“I Had A Dream!” ( Jeremias 23: 23-25, KNOX ) by Carley Evans


Water dream
Water dream (Photo credit: @Doug88888)

 

23 God am I, the Lord says, only when I stand near, and not when I am far away? 24 Where, he would know, will you hide so close that he is not watching you, he, the Lord, that fills heaven and earth? 25 No word, he says, but reaches my ears when one of these prophets gives false guidance in my name; I had a dream, he will tell you, I had a dream!

 

The world of the internet with its social media opens my eyes and mental ears to this refrain “I had a dream!” rather more often than when I walk down the street. Often the refrain is “God gave me a dream, and in this dream He said…”

Is this prophecy? I peruse some of these “dreams” occasionally ( not very often ) and always wonder how someone is able to say “this came from God.”

Look at the Holy Scripture. Think how many years and how many men ( mostly men ) read and prayed over it to decide if it belonged in the Canon, if it is actually God’s infallible Word. Then think about that person on Facebook or Twitter whose dream is supposedly from God.

I cringe.

 

“Whenever I” ( Jeremiah 20: 9, NEB ) by Carley Evans


Jeremiah calls himself God’s dupe. He’s been flogged and placed in stocks at the Upper Gate of Benjamin, in the house of the Lord. (Jeremiah 20:1-2) Jeremiah moans that God “outwits [him] and prevails.” He groans that he “is made a laughing-stock all the day long, everyone mocks [him].” (Jeremiah 20:7) As a prophet of the Lord, he proclaims “violence and destruction,” and as a result “[he] is reproached and mocked all the time for uttering the Word of the Lord.” (Jeremiah 20:8)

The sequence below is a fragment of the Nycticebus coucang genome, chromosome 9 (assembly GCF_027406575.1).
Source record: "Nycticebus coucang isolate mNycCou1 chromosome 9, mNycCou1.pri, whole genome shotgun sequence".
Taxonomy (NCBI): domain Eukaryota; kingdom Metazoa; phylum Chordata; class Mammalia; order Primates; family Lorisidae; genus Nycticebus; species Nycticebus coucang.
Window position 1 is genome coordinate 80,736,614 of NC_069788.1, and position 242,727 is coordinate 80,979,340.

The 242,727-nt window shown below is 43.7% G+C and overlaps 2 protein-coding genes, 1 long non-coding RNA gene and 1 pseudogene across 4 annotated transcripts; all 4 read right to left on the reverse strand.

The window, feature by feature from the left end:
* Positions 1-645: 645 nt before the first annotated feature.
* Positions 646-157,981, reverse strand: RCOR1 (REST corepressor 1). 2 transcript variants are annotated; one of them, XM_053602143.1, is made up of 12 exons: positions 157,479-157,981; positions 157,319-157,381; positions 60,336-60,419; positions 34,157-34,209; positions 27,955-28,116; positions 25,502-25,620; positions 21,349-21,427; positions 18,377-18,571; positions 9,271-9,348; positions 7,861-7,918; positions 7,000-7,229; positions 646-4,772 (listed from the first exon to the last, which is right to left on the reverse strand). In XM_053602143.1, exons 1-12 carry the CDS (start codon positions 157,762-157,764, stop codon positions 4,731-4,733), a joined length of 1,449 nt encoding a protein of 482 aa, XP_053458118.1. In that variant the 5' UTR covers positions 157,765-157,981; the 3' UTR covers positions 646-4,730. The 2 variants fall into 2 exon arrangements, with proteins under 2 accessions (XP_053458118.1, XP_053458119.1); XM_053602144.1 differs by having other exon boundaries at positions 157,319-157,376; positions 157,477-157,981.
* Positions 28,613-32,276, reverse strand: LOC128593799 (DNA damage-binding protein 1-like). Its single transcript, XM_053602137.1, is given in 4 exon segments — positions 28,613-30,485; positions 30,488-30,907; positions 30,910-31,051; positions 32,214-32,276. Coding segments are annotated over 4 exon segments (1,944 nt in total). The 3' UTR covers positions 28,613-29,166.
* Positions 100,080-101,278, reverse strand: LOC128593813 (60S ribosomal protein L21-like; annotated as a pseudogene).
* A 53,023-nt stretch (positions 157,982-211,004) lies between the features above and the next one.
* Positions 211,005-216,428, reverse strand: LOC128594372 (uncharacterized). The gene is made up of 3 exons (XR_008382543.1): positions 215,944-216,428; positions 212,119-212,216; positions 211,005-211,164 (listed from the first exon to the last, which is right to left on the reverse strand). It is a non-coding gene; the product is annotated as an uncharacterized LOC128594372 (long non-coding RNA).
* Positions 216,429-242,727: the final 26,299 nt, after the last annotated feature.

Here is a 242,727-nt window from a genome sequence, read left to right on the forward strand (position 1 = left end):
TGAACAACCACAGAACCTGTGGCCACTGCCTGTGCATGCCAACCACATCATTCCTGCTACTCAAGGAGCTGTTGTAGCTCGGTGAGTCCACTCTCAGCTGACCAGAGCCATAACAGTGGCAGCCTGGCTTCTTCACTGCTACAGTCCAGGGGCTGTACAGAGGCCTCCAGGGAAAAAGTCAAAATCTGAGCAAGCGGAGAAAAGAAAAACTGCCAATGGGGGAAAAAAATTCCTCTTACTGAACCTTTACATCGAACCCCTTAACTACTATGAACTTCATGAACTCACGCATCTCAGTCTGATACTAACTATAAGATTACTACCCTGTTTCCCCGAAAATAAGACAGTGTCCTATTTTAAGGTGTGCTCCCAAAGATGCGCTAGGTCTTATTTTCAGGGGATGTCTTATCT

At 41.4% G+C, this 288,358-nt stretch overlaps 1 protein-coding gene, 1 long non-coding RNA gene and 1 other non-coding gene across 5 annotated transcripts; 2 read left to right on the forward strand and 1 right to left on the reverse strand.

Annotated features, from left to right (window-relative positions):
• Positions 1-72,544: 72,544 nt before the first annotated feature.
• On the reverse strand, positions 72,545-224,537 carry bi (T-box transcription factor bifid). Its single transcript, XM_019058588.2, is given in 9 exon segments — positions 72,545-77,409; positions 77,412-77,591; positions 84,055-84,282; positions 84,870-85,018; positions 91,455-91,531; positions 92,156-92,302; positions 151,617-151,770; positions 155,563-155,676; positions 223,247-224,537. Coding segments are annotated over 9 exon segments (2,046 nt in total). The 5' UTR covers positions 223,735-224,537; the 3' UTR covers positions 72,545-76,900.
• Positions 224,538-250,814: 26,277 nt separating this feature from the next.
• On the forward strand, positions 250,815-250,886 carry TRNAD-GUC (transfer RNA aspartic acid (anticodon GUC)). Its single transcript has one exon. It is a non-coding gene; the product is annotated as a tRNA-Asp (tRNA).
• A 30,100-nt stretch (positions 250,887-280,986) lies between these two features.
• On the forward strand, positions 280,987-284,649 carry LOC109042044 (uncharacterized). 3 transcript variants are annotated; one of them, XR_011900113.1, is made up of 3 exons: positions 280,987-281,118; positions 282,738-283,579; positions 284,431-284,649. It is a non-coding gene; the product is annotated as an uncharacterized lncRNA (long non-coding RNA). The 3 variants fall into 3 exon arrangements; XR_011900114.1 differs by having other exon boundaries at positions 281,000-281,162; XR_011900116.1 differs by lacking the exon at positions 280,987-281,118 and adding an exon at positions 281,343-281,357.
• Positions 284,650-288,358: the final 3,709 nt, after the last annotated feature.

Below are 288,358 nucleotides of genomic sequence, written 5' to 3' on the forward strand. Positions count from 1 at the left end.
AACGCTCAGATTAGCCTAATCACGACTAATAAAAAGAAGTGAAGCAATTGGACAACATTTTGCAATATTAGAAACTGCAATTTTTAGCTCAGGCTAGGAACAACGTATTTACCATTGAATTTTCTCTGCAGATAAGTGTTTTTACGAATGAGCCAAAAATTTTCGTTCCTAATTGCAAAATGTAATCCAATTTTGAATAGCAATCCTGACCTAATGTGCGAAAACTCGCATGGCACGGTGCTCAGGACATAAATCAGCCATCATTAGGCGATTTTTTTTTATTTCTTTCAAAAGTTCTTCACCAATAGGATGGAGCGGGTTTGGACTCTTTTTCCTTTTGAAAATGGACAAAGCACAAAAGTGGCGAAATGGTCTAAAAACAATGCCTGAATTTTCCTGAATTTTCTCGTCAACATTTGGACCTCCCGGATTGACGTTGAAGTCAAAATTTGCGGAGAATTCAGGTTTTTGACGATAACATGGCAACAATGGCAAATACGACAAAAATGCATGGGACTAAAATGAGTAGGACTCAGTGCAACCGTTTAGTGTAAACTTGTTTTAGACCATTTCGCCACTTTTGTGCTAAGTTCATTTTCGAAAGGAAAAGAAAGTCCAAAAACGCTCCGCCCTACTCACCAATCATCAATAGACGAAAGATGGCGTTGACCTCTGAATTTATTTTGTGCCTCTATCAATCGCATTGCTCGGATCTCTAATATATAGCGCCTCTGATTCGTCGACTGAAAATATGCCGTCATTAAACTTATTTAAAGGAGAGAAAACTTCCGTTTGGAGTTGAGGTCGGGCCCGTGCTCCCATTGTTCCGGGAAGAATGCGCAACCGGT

Jeremiah decides enough is enough. He sets out to “call [God] to mind no more, nor speak in His Name again.” (Jeremiah 20:9)

What happens? “[God’s] Word is imprisoned in [Jeremiah’s] body, like a fire blazing in [his] heart, and [he] is weary with holding it under, and [he] can endure it no more.” Not only that, Jeremiah senses that his friends are watching “for a false step” so they may take revenge. (Jeremiah 20:10) Boldly Jeremiah asserts “the Lord is on my side, strong and ruthless, therefore my persecutors shall stumble and fall powerless.” (Jeremiah 20:11) He rattles his own soul, urging himself to “sing to the Lord, praise the Lord.” (Jeremiah 20:13)

In a marked mood swing, Jeremiah suddenly stops praising his Lord, and curses the day he is born. “Be it ever unblessed,” he cries out, “the day when my mother bore me!” (Jeremiah 20:14) He marvels that “death did not claim [him] before birth, and [his] mother did not become [his] grave.” (Jeremiah 20:17) He struggles to comprehend “why [he] came forth from the womb to know only sorrow and toil, to end [his] days in shame.” (Jeremiah 20:18)

Jeremiah laments, “I am weary with holding [the Word of the Lord] under, and can endure it no more.” (Jeremiah 20:9) The imprisoned Word of God burns like fire within, and must escape. Jeremiah curses the day of his birth, but he continues speaking until the day of his death.